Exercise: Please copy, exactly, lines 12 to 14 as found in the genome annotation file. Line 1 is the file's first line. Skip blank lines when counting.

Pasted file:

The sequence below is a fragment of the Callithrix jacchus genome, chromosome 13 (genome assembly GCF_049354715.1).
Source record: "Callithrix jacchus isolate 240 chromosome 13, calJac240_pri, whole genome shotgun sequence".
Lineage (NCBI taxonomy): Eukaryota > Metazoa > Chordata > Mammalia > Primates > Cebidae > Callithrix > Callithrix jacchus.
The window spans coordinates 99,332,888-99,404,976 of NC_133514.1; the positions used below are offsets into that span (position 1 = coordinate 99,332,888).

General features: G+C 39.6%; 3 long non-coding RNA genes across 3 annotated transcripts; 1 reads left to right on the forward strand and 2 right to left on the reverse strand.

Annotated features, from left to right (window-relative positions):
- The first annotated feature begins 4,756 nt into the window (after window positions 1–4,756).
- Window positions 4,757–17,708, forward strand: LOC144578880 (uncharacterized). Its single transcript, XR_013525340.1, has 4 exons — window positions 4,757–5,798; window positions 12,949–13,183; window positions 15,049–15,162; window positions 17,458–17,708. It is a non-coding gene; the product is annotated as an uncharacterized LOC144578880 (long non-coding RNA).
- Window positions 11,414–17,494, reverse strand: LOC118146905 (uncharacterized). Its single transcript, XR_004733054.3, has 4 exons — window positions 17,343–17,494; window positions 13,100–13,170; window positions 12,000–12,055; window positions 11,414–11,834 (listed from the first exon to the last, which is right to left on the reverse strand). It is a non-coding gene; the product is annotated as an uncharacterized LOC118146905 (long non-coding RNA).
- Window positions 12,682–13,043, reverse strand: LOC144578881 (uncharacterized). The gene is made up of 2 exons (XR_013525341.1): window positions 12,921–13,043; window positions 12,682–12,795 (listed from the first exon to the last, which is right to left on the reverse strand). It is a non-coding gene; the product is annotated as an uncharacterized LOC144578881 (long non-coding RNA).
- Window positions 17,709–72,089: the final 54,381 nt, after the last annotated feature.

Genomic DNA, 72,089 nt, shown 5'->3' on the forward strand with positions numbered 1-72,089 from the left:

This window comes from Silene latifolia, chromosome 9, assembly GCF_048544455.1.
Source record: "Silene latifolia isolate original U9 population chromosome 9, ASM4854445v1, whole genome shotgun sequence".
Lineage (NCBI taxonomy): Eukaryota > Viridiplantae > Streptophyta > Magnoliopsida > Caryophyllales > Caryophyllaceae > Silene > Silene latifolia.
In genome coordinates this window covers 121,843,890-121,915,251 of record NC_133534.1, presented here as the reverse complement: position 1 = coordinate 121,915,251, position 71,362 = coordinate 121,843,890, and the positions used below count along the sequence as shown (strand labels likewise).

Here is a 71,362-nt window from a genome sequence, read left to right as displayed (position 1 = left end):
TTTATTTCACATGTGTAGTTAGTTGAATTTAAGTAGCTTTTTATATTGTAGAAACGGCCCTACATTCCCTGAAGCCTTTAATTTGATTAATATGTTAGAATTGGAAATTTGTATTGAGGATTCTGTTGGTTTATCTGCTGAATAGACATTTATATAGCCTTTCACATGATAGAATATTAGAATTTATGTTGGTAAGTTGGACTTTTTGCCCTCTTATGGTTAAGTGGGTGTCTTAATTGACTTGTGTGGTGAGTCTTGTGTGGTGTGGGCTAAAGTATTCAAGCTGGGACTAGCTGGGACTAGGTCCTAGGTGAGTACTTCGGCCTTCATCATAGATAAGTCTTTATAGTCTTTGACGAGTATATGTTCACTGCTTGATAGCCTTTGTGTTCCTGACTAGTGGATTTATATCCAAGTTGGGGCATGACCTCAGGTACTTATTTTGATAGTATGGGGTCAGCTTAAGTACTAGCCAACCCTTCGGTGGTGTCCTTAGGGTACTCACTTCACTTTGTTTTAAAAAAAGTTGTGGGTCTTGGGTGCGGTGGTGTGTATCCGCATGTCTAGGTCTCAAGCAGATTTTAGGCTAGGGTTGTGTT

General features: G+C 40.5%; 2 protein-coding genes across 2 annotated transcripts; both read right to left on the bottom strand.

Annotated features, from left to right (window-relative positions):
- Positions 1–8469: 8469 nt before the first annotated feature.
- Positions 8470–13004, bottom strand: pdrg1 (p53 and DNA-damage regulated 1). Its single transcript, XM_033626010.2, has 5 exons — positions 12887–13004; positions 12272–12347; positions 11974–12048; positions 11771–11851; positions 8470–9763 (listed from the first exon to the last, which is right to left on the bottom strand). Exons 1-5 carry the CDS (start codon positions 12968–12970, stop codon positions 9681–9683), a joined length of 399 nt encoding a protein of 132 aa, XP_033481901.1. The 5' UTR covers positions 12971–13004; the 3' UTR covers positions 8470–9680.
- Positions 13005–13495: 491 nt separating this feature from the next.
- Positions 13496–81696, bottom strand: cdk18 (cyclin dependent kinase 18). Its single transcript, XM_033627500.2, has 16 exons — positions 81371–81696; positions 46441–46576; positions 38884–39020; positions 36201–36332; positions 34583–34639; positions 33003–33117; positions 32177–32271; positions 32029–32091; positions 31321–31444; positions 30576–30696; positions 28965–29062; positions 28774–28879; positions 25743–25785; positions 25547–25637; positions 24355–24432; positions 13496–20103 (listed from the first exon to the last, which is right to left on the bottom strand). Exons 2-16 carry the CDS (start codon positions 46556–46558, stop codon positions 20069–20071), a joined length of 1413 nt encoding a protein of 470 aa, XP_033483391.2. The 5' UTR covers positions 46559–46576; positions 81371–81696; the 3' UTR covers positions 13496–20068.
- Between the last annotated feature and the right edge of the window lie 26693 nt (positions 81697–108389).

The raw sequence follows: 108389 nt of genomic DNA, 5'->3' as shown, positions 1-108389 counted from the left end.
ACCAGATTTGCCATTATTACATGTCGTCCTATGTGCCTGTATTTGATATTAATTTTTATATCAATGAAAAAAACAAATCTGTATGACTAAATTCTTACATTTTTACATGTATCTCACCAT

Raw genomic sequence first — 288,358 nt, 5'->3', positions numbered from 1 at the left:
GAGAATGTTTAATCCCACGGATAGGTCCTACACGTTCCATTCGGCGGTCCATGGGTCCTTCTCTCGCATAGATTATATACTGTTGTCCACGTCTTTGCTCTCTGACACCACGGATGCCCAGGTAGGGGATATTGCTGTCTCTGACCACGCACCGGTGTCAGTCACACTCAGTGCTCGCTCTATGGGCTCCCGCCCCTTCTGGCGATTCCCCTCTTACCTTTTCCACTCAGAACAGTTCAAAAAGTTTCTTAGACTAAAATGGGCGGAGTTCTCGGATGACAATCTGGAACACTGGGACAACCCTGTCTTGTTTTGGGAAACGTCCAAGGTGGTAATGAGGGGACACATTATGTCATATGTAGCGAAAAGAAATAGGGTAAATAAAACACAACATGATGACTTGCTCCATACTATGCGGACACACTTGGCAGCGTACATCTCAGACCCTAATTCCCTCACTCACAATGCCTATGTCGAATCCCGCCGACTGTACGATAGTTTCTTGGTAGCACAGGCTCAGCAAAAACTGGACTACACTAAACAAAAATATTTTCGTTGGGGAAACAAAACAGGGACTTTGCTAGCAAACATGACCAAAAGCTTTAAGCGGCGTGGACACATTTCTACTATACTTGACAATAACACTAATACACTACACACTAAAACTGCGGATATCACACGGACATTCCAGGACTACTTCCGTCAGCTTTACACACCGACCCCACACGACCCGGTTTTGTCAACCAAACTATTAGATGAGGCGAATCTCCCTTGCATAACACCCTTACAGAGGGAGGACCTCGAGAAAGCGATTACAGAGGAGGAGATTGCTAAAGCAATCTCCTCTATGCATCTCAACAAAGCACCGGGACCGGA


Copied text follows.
Genomic DNA, 72,089 nt, shown 5'->3' on the forward strand with positions numbered 1-72,089 from the left:

This window comes from Silene latifolia, chromosome 9, assembly GCF_048544455.1.
Source record: "Silene latifolia isolate original U9 population chromosome 9, ASM4854445v1, whole genome shotgun sequence".